However, animals receive energy from many different sources simultaneously and do not have this 'brain filtering system'. This results in dispersed energy and their reacting to and being aware of changes in atmospheric conditions, in a different way to humans. Instead of the energy being passed through the brain in an orderly fashion through the chakras, animals receive and give out energy through individual chakras and this makes them very sensitive to subtle vibrational and atmospheric changes. As an example, some animals become stressed before a thunderstorm as they are able to pick up many types of vibrations in the air apart from electro-magnetic vibrations. It is this acute sensory system in animals which makes them so responsive to colour therapy/colour energies.

When a thunderstorm is imminent an animal may become very upset and hide or shake or pace around in a very agitated state. This is because they are sensitive to electrical vibrations. The air is charged with positive ions just before a storm and they will be picking up this energy.  Humans too can be affected by this energy and can be inclined to be more aggressive or impatient during this time. Once the rain starts, negative ions are released in to the atmosphere and the positive electrical energy is dispersed.

I have found that animals respond very well to Colour Healing. It is quite common for them to doze off whilst being treated. They seem to really enjoy the healing. One of my feline patients was so tuned in to our healing sessions that once his session was complete, he needed a great deal of persuasion to move. His human carer often threatened to leave him behind due to his reluctance to leave my therapy room!

In therapy, colour is given in many different ways including the following:
  • Coloured light using a number of different light instruments which includes light boxes and crystal tipped torches.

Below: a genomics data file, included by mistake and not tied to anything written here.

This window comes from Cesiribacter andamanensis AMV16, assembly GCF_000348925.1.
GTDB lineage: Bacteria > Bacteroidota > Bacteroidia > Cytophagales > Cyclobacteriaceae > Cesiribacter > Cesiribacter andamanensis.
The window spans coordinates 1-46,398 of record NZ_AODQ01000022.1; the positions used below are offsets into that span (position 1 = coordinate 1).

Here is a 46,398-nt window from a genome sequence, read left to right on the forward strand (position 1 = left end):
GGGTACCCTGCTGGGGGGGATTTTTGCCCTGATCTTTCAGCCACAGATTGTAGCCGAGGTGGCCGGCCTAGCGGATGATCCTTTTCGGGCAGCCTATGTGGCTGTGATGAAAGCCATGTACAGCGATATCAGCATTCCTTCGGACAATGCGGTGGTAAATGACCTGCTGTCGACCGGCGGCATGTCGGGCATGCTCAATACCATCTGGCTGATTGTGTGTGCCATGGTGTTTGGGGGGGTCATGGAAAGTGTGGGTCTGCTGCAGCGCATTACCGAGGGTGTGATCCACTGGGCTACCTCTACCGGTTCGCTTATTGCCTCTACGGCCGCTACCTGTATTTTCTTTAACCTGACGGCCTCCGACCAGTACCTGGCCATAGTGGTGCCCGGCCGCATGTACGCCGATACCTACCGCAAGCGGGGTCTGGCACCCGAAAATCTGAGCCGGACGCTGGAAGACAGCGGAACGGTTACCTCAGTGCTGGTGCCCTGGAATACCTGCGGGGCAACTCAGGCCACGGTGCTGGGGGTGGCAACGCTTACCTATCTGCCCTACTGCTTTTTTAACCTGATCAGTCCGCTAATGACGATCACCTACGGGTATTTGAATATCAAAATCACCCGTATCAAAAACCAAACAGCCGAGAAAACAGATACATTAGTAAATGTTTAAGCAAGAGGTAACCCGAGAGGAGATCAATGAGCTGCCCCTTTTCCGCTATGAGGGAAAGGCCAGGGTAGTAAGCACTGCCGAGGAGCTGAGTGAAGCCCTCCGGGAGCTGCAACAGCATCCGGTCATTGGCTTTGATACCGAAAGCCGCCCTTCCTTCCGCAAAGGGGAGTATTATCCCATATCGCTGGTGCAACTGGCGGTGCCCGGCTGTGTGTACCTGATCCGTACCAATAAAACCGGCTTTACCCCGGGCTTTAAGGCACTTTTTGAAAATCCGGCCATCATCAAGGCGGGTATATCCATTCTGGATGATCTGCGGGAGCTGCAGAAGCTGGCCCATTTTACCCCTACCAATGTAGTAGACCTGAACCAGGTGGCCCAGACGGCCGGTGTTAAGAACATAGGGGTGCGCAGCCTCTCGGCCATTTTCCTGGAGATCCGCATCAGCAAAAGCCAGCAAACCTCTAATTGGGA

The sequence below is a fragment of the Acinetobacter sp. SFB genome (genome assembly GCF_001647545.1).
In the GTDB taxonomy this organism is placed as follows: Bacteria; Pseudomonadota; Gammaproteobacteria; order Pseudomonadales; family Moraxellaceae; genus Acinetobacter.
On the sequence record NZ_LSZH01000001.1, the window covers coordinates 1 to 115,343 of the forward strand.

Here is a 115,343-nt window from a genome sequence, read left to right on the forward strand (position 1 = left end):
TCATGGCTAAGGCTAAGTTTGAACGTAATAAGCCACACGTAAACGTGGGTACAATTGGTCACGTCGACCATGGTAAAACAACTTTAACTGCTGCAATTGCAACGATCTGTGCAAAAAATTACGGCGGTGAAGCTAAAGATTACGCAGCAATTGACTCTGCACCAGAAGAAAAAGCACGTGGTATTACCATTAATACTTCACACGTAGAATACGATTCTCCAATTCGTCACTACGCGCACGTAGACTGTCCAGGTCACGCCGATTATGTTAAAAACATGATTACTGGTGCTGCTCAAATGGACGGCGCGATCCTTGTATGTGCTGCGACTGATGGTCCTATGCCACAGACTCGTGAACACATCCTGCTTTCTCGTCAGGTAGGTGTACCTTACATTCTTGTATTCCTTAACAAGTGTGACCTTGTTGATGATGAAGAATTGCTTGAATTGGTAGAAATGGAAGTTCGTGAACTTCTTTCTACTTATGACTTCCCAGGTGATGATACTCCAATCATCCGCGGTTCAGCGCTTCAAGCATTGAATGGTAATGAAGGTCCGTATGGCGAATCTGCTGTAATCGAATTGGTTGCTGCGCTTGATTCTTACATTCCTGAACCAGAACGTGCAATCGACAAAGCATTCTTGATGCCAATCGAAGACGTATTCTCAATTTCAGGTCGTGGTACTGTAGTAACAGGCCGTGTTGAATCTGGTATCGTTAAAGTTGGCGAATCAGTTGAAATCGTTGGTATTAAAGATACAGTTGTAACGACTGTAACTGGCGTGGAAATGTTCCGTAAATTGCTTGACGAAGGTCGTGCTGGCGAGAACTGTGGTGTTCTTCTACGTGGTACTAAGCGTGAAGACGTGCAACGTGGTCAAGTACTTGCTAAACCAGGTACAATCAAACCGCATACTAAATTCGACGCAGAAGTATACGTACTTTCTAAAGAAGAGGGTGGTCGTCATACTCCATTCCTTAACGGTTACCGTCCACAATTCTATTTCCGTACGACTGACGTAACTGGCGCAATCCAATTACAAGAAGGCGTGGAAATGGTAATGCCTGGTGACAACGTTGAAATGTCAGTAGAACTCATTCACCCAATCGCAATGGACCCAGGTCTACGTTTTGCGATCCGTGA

• Coloured silks which are laid on the body (not always so appropriate for animals, but pure cotton can be used here instead).
  • Solarized water which is pure mineral water which has been energized with the individual colours (the water can be used to bathe areas of the skin or given in the drinking water so that it is taken in periodically throughout the day).
  • Via the hands of the practitioner who will direct the colour required in a similar way to 'hands on healing'.
  • Appropriate coloured bedding/collars/saddle blankets etc.
  • Noting appropriate colours in the animal's environment.
It is also worth noting that as an animal picks up on its human's vibrations, therefore, therapists really need to be aware of treating the animal and its human family. Animals are very sensitive to emotional and thought patterns so they will be affected by any negative energies which we are holding. They respond to peaceful, calm and tranquil thoughts and the energies which emanate from us and the love we give. Animals sense "where we are coming from" and they will be drawn to someone who is giving out love, peace and harmony.

Our thoughts are a form of energy and spread electrical impulses around us in much the same way as a stone dropped in a pond creates ripples on the water. Therefore, our thoughts, and their energies, have an effect on everything around us.

COLOUR THERAPY TIPS

For Animals:
  • An orange or golden coloured blanket in the animal's bed will help to keep them warm. (Red can be upsetting for animals.) 
  • Pink is a good colour for bedding etc. for a very young animal which has recently been taken from its mother. It is comforting and nurturing.
  • Blue water bowls keep their drinking water cool and fresh in warm weather.
  • Violet is good for discouraging fleas. It will not harm the fleas but, since they do not like the violet energy, it will dissuade them from breeding. If your animal wears a flea collar, try to get one in violet colour to add to its effectiveness.
    ©Valerie Logan-Clarke 2006


By Valerie Logan-Clarke FMCI, ITEC Anaotmy&Physiology,Dip.Iris(Colour Healing for Animals
All rights reserved. Any reproducing of this article must have the author name and all the links intact.
Valerie Logan-Clarke FMCI, ITEC Anaotmy&Physiology,Dip.Iris(Colour Healing for Animals

Author: FMCI, ITEC Anaotmy&Physiology,Dip.Iris(Colour Healing for Animals